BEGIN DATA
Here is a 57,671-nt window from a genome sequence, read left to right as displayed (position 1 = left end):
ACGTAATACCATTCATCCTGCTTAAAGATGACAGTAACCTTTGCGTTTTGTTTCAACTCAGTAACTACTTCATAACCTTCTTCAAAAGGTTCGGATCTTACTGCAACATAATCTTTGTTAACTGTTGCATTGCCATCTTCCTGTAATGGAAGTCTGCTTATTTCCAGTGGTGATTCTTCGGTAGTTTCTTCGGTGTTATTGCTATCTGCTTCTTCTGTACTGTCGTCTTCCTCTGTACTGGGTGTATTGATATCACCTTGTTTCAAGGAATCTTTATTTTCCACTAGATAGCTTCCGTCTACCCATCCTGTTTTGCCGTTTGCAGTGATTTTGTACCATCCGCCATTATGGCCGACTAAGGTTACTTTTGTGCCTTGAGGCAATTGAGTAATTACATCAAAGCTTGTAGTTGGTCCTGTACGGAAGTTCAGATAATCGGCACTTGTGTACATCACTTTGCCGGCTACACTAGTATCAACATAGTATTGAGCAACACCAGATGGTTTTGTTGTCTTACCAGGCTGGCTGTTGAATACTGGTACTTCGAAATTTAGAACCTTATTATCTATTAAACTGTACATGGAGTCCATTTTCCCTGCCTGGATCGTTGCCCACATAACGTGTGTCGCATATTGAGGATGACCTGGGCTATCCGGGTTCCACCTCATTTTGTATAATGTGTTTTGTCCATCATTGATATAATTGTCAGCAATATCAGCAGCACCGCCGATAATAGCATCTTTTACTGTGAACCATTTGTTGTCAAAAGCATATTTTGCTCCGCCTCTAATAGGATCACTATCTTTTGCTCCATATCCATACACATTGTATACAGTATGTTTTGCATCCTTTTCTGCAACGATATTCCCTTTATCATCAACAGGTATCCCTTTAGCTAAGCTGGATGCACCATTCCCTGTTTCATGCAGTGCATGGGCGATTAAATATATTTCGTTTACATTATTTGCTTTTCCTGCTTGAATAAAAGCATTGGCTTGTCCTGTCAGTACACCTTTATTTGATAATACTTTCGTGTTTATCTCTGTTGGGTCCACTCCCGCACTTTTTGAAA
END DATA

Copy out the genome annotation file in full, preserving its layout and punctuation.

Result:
Here is a 57,671-nt window from a genome sequence, read left to right as displayed (position 1 = left end):
ACGTAATACCATTCATCCTGCTTAAAGATGACAGTAACCTTTGCGTTTTGTTTCAACTCAGTAACTACTTCATAACCTTCTTCAAAAGGTTCGGATCTTACTGCAACATAATCTTTGTTAACTGTTGCATTGCCATCTTCCTGTAATGGAAGTCTGCTTATTTCCAGTGGTGATTCTTCGGTAGTTTCTTCGGTGTTATTGCTATCTGCTTCTTCTGTACTGTCGTCTTCCTCTGTACTGGGTGTATTGATATCACCTTGTTTCAAGGAATCTTTATTTTCCACTAGATAGCTTCCGTCTACCCATCCTGTTTTGCCGTTTGCAGTGATTTTGTACCATCCGCCATTATGGCCGACTAAGGTTACTTTTGTGCCTTGAGGCAATTGAGTAATTACATCAAAGCTTGTAGTTGGTCCTGTACGGAAGTTCAGATAATCGGCACTTGTGTACATCACTTTGCCGGCTACACTAGTATCAACATAGTATTGAGCAACACCAGATGGTTTTGTTGTCTTACCAGGCTGGCTGTTGAATACTGGTACTTCGAAATTTAGAACCTTATTATCTATTAAACTGTACATGGAGTCCATTTTCCCTGCCTGGATCGTTGCCCACATAACGTGTGTCGCATATTGAGGATGACCTGGGCTATCCGGGTTCCACCTCATTTTGTATAATGTGTTTTGTCCATCATTGATATAATTGTCAGCAATATCAGCAGCACCGCCGATAATAGCATCTTTTACTGTGAACCATTTGTTGTCAAAAGCATATTTTGCTCCGCCTCTAATAGGATCACTATCTTTTGCTCCATATCCATACACATTGTATACAGTATGTTTTGCATCCTTTTCTGCAACGATATTCCCTTTATCATCAACAGGTATCCCTTTAGCTAAGCTGGATGCACCATTCCCTGTTTCATGCAGTGCATGGGCGATTAAATATATTTCGTTTACATTATTTGCTTTTCCTGCTTGAATAAAAGCATTGGCTTGTCCTGTCAGTACACCTTTATTTGATAATACTTTCGTGTTTATCTCTGTTGGGTCCACTCCCGCACTTTTTGAAA